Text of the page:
“Louise’s Ghost” is a story that shows off its cleverness with broad strokes. A little girl loves the color green, so everything must be green. The two adult protagonists are both named Louise so at times it’s difficult to distinguish who is saying what. But it’s clever because it blurs their identities and makes a statement about how interchangeable we all are or whatever the hell point author Kelly Link was trying to make. Maybe it was to simply give the reader a headache, in which case she succeeded with me. The story is further addled with dialog that is twee as all get-out. I will give Link credit, though — there are moments when all of these elements actually pull together and it really is clever and witty. I also give her points for offering something that isn’t Very Serious.
“Plot Twist” is a self-referential piece that does its shtick very well — three people stranded in a desert, running out of supplies and wondering why no one ever comes along the road they walk along. As is often the case with these kinds of high-concept pieces, David J. Schow’s ending seems gratuitously ‘shocking’ and isn’t really satisfying. Still, the journey to get there is worth the trip.
Along similar lines is Thomas Ligotti’s “Notes on the Writing of Horror”, although the gruesome ending is to be expected with Ligotti. His darkly comedic prose may not be to everyone’s taste but I find the more of his work I read the more I want to read, so it is apparently a taste I like.
Neil Gaiman’s entry “October in the Chair” is vintage Gaiman, a warm tale of a young ghost in a forgotten town.
I skipped Stephen King’s “The Ballad of the Flexible Bullet” because I read it nearly 30 freaking years ago. As did probably everyone else who read this anthology.
Peter Straub’s “Little Red Tango” produced a weird effect for me right from the title. I jokingly referred to a short guy I thought was one hot tamale in college as Little Red and after doing that for two years it’s difficult to see the phrase and not think specifically of him. In Straub’s story the titular character is a kind of idiot savant who lives in a hoarders-style apartment and does weird and magical things for musicians and music lovers with his vast collection of vinyl records. The story is quirky and magical but grounded in the everyday, the grit and discomfort of ordinary living mixed with extraordinary events. In the case of “Little Red Tango” Straub was correct to invoke editor’s privilege and include it.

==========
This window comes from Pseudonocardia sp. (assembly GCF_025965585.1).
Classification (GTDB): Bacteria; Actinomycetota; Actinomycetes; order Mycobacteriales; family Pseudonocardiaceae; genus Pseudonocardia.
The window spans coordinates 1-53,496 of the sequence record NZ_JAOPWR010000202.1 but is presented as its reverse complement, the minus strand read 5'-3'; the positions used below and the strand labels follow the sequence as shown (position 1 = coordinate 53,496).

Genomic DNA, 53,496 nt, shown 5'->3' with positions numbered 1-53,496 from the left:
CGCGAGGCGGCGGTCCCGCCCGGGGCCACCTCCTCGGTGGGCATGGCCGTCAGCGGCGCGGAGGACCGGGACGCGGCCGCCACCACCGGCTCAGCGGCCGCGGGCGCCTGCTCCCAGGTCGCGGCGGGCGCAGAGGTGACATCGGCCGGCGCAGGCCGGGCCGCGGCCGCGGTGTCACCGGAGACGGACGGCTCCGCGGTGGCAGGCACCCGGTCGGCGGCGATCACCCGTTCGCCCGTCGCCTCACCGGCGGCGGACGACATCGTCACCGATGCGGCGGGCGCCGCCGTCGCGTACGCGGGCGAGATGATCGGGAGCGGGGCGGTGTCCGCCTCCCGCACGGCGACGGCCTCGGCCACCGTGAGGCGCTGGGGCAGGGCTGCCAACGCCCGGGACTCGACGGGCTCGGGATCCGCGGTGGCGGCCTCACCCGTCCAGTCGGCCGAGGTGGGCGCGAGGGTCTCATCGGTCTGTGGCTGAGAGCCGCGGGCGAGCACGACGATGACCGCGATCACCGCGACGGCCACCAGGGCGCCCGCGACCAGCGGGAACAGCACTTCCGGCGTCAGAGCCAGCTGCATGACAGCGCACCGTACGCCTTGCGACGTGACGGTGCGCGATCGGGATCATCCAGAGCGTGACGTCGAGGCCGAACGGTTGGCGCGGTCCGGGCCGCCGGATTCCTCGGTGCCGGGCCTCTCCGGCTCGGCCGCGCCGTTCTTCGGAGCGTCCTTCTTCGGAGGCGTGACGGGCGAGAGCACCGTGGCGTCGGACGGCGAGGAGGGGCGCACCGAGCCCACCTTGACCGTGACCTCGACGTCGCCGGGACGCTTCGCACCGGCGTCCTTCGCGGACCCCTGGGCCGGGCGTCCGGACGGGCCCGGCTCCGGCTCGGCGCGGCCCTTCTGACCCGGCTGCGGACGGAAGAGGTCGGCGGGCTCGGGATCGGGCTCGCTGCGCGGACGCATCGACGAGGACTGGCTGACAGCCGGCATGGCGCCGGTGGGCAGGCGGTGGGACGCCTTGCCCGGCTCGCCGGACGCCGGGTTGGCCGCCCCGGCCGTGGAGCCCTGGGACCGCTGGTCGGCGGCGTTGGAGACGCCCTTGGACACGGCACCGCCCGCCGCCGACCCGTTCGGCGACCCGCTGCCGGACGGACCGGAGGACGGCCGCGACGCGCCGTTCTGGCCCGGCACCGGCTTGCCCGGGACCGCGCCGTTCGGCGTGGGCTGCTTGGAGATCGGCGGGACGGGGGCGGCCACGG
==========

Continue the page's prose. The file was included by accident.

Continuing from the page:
The collection ends with “Insect Dreams” by Rosalind Palermo Stevenson. Set in the 17th century, it tells of a trip a young woman named Maria Sibylla makes from her native Netherlands to the lush jungles of Surinam in South America, there to study the insect life both as a researcher and artist. The prose is written with a languid and poetic style, with a formal and sometimes melodramatic flair. Although slow to get going, the story drew me in as it progressed and I became more interested in Maria’s experiences in this strange and dangerous land. The closest the story comes to horror, however, is when a ‘monster’ turns out to be a plantation owner who treats slaves sadistically (one scene has his literally pull the arms off a girl who resists his advances) but this — as terrible as it sounds — is treated more an incidental to the main story. Were it not there the story would not really fit in a horror anthology at all, literary or otherwise.
In the end I came away from Poe’s Children disappointed. There are some very good stories here and there is decent variety despite the classification as ‘new horror’ so if you like gore, you’ll get some of that and if you like explicit sex, you’re covered there, too (so to speak). I found the collection very uneven, though and can’t recall the last time multiple stories in a collection actually annoyed me. Finishing the book was more a relief than anything.
Thumbs down for me but it is quite possible that I’m just too dang juvenile to appreciate art when I see it.